I often stress that a key to survival is not what you have, but
rather what you know. (See my Precepts of Rawlesian Survivalist Philosophy web page.) In part, I wrote:
Skills Beat Gadgets and Practicality Beats Style. The modern world is full
of pundits, poseurs, and Mall Ninjas. Preparedness is not just about accumulating a pile of stuff. You need
practical skills, and those only come with study, training, and practice. Any armchair survivalist can buy a set of stylish
camouflage fatigues and an M4gery Carbine encrusted with umpteen accessories. Style points should not be mistaken
for genuine skills and practicality.
To expand on those precepts, consider the following:
are important for everyone, but absolutely crucial for someone that is on a tight budget. If you have a three year food supply,
then a quantity miscalculation for one particular food item will likely be just an inconvenience. But if you only have a three
month supply, then a miscalculation can be a serious hazard. Be logical, systematic, and dispassionate in your preparations.
You need to develop some detailed lists, starting with a "List of Lists." Be realistic and scale your retreat logistics purchasing
program to your budget. Avoid gong in to debt to "get prepared." A friend of mine who was a Physician's Assistant went way
overboard in 1998 and 1999, stocking up for Y2K. The massive credit card debt that he racked up eventually contributed to a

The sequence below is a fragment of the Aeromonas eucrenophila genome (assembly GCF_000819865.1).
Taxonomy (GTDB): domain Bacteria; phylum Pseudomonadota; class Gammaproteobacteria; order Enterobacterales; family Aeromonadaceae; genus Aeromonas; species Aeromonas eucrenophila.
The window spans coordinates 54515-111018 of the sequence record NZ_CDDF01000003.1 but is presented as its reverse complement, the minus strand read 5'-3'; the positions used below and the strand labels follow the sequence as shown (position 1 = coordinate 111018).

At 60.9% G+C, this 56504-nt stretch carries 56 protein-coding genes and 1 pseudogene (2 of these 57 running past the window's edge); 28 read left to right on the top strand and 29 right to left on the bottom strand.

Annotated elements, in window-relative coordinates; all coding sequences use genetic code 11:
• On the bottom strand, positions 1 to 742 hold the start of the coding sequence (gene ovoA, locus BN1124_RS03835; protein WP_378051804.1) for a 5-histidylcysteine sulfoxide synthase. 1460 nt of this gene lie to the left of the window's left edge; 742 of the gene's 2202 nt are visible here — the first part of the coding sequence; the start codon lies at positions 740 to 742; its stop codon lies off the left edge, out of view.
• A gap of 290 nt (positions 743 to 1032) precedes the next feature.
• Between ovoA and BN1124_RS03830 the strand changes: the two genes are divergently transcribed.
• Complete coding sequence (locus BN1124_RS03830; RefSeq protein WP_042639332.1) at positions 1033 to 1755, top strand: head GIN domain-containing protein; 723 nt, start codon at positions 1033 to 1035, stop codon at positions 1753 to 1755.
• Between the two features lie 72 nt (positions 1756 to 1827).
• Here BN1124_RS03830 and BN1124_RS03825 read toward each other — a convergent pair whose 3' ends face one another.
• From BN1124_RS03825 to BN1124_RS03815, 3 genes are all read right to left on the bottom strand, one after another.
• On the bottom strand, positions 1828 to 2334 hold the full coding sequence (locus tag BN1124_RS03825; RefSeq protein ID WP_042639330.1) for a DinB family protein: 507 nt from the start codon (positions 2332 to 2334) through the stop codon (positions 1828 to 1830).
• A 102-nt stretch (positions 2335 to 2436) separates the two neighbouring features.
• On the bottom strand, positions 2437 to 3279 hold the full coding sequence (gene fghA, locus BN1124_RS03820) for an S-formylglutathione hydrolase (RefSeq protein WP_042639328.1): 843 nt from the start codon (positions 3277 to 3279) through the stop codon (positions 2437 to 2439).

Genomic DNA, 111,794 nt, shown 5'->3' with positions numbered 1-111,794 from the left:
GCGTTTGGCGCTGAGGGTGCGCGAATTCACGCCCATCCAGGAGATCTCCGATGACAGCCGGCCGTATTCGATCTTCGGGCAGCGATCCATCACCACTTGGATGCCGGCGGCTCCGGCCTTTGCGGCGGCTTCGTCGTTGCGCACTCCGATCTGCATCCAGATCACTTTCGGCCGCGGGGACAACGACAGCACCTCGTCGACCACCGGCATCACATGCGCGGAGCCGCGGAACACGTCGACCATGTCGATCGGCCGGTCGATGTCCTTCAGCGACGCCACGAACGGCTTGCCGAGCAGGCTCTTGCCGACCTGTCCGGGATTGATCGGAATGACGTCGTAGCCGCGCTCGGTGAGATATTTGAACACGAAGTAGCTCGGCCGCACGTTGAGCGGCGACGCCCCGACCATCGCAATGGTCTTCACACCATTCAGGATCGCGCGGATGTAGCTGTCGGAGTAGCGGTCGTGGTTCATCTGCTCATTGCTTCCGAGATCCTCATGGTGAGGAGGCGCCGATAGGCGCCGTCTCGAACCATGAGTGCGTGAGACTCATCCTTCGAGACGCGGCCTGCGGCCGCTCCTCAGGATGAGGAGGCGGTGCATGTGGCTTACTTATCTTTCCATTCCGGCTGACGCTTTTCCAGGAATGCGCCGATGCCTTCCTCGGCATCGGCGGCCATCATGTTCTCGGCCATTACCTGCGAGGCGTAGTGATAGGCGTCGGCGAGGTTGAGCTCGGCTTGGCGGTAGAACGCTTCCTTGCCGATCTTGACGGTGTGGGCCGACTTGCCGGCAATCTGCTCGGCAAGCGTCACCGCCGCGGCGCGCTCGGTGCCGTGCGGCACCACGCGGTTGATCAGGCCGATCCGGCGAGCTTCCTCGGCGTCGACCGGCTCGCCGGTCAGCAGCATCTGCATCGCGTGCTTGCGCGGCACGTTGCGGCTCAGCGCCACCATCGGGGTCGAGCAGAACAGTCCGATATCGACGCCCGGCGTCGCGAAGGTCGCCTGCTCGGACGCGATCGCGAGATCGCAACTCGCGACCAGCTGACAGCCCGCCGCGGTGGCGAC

prolonged mental depression.
Choose your retreat location wisely. If you can't afford 40 acres, then be
sure to pick the right 5 or 10 acres. Finding a property that adjoins public land, and/or property with like-minded
neighbors, can make a huge difference. The smaller your land-buying budget, the longer your search should be, to get the most
for your money. In today's plunging real estate market, don't overlook the possibility of finding a foreclosed ("bank owned")
farm or ranch at a "below market" price. Watch the foreclosure listings in your intended retreat region closely. Two foreclosure
monitoring services that I recommend are RealtyTrac.com and Foreclosures.com.
Buy used instead of new. It goes without saying that your purchasing dollars
will go farther if you concentrate on quality used tools, guns, and vehicles. Remember that preparedness is not a beauty contest.
There are no "Style" points awarded. So owning gear with some dings and scratches is not an issue. Just be sure to inspect
used items very carefully. In the case of buying a used vehicle, it is worthwhile to run a check on the vehicle's history
through a service like CARFAX. This will reveal if the vehicle might have been repaired after a major collision.
Also, hire a qualified mechanic to do some checks before you buy a used rig. That will be money well-spent!
Clip coupons, watch and wait for seasonal sales, shop at thrift stores, go
to garage sales and flea markets, attend weekend farm and estate auctions, and learn to watch Craig's List and Freecycle like a hawk. The only thing better that finding inexpensive used items is having
thing given to you. This is a common occurrence with Freecycle. For example, it is not unusual to have someone give
you several dozen Mason-type canning jars. Just be sure to return the favor, in the spirit of Freecycle.
Strike a balance between quality and quantity. I'm a big believer in the
old adage: "Better is the enemy of good enough." Why buy a $320 Chris Reeve folding knife when a used $30 CRKT or Cold
Steel brand pocketknife bought on eBay will provide 95% of the functionality of a custom knife? Buying at 1/10th the price
means that you will have money available for other important logistics and training.
Take advantage of free or low-cost training. The WRSA, for example, offers shooting and medical training at